Sunday, April 22, 2012

10 rules to the "War on Terror"

Jacob Hornberger is an unremitting critic of militarism and American expansionism, but the points he makes in this post are worth thinking about, especially if you are a believer in American Exceptionalism.

Here's one that really struck me:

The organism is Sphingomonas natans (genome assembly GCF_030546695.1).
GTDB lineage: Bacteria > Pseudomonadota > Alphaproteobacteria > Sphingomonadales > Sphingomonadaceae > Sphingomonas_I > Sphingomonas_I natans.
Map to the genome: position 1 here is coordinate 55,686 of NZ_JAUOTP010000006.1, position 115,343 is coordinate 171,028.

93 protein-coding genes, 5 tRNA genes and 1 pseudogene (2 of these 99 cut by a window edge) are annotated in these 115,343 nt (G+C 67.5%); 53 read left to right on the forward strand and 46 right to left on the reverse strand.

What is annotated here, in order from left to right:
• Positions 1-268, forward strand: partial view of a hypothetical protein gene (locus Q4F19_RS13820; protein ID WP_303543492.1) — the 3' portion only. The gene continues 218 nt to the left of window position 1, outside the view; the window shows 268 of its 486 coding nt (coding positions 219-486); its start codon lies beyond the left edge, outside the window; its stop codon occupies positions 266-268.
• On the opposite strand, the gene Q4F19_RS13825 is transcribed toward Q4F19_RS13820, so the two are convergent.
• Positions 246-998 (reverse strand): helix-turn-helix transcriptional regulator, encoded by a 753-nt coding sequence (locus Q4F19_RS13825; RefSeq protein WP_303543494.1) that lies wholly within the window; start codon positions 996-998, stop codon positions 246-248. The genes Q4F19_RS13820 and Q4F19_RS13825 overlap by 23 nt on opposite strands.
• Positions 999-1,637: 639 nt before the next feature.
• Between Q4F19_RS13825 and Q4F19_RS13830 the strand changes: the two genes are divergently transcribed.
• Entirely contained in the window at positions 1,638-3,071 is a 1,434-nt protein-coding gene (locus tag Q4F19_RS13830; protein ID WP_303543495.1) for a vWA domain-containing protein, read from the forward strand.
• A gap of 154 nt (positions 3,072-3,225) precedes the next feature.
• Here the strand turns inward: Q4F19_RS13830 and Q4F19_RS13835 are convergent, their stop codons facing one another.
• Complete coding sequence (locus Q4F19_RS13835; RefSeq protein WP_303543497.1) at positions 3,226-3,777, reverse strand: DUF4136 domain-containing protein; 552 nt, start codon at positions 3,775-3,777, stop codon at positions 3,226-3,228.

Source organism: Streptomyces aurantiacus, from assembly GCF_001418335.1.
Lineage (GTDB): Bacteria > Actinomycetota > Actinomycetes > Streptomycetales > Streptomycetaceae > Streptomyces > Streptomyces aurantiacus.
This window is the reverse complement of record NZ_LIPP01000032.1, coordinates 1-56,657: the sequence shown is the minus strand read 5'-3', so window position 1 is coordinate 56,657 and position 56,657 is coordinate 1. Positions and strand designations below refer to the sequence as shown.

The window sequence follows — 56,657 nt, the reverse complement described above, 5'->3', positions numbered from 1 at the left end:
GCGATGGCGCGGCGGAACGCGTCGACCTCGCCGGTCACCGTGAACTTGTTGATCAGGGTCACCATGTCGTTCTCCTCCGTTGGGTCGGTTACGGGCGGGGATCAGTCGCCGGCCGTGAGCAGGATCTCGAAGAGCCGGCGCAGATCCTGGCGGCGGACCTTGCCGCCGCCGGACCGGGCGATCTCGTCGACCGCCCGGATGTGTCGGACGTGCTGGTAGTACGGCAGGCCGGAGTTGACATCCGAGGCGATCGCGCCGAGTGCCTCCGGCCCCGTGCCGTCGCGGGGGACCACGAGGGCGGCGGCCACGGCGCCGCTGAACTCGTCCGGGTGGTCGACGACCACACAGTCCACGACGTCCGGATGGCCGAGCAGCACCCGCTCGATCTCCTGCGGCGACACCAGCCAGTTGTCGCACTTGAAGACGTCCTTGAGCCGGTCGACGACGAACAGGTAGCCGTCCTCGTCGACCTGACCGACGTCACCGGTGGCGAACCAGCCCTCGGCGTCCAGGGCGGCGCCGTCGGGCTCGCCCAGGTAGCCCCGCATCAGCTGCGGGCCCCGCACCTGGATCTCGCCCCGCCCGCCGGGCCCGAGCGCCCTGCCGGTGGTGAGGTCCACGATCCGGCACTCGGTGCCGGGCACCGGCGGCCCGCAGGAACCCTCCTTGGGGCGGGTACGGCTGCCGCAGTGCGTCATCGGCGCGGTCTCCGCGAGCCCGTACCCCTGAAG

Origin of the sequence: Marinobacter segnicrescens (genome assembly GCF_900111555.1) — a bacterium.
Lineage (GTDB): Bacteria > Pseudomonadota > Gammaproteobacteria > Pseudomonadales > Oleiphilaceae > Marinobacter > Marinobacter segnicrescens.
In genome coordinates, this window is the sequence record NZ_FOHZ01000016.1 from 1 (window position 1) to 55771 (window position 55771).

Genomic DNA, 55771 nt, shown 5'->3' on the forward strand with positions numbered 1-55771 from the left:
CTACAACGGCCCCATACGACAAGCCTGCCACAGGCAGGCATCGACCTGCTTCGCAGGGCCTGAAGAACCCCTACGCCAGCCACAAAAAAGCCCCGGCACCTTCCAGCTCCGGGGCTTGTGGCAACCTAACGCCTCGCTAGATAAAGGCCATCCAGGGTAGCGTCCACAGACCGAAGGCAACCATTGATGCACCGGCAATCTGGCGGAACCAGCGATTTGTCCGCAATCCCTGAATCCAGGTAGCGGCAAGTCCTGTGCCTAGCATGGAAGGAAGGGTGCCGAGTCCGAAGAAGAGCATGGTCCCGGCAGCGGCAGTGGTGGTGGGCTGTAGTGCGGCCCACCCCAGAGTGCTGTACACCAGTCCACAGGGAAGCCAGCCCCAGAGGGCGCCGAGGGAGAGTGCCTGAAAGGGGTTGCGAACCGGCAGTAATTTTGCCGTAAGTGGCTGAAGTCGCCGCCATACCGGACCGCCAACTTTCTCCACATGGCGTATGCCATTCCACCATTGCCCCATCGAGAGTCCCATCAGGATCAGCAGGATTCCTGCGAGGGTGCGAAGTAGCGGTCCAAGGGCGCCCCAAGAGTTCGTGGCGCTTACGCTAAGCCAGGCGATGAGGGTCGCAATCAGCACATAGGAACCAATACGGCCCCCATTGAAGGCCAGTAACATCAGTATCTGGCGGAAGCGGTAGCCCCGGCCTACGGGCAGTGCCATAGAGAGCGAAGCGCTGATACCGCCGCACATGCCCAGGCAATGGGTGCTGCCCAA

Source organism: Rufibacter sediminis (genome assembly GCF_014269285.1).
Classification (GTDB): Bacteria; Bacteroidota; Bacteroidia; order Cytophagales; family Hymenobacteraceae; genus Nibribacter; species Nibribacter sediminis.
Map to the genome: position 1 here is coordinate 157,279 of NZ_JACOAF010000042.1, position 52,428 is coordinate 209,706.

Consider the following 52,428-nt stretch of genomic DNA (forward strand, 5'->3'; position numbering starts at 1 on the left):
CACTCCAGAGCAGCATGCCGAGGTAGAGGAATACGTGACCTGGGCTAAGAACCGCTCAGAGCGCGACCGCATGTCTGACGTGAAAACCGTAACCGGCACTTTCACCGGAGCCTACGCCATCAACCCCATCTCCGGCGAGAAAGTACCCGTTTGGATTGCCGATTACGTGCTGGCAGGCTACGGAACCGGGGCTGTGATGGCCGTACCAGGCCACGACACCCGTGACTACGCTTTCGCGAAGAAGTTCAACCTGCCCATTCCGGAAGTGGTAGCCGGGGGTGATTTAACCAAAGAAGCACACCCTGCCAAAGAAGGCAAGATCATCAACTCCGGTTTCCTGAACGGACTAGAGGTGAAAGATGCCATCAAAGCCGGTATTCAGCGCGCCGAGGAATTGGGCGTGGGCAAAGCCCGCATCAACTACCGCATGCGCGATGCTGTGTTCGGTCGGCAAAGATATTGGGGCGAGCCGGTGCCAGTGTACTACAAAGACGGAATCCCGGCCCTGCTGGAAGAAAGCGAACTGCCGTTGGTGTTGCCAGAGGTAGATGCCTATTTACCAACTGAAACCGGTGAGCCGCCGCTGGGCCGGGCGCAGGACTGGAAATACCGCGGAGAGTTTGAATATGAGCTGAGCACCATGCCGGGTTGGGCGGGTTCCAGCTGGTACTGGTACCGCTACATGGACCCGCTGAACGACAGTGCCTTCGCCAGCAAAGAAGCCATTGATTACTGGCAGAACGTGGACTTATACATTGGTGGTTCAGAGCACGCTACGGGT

4. No foreign regime or foreign citizen is permitted to resist or oppose with force a U.S. invasion or occupation of their country. Anyone who resists the invasion or occupation will be taken captive but will not be treated as a standard prisoner of war. Instead, the resister, whether he wears a uniform or not, will be considered to be a terrorist, thereby being subjected to indefinite incarceration, torture, and possibly execution. The resister can also be prosecuted for terrorism before a kangaroo military tribunal. If, on the other hand, U.S. soldiers are taken captive, the captor must treat such soldiers under the principles of the Geneva Convention and must also release such soldiers immediately given that taking them captive is considered an act of terrorism. Agents of the CIA are not required to wear a uniform.

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